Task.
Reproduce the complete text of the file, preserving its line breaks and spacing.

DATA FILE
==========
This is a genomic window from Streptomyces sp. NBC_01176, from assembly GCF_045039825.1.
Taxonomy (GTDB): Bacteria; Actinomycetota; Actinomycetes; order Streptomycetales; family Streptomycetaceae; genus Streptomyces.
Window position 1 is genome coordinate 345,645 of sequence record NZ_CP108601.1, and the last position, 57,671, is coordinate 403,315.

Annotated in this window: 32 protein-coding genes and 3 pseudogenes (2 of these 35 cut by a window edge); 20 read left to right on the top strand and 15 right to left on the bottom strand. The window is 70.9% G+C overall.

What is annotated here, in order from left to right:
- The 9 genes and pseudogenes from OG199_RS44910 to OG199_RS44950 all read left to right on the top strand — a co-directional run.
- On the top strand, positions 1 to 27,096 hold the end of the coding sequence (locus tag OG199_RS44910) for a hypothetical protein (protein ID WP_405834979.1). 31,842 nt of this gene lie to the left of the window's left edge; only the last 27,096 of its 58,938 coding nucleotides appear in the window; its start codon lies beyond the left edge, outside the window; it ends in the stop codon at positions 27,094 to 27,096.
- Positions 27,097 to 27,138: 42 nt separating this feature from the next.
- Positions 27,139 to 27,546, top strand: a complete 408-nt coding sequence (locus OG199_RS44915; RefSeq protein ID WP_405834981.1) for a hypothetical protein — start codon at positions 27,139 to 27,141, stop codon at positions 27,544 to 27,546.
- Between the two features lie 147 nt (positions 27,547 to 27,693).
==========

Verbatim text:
This is a genomic window from Streptomyces sp. NBC_01176, from assembly GCF_045039825.1.
Taxonomy (GTDB): Bacteria; Actinomycetota; Actinomycetes; order Streptomycetales; family Streptomycetaceae; genus Streptomyces.
Window position 1 is genome coordinate 345,645 of sequence record NZ_CP108601.1, and the last position, 57,671, is coordinate 403,315.

Annotated in this window: 32 protein-coding genes and 3 pseudogenes (2 of these 35 cut by a window edge); 20 read left to right on the top strand and 15 right to left on the bottom strand. The window is 70.9% G+C overall.

What is annotated here, in order from left to right:
- The 9 genes and pseudogenes from OG199_RS44910 to OG199_RS44950 all read left to right on the top strand — a co-directional run.
- On the top strand, positions 1 to 27,096 hold the end of the coding sequence (locus tag OG199_RS44910) for a hypothetical protein (protein ID WP_405834979.1). 31,842 nt of this gene lie to the left of the window's left edge; only the last 27,096 of its 58,938 coding nucleotides appear in the window; its start codon lies beyond the left edge, outside the window; it ends in the stop codon at positions 27,094 to 27,096.
- Positions 27,097 to 27,138: 42 nt separating this feature from the next.
- Positions 27,139 to 27,546, top strand: a complete 408-nt coding sequence (locus OG199_RS44915; RefSeq protein ID WP_405834981.1) for a hypothetical protein — start codon at positions 27,139 to 27,141, stop codon at positions 27,544 to 27,546.
- Between the two features lie 147 nt (positions 27,547 to 27,693).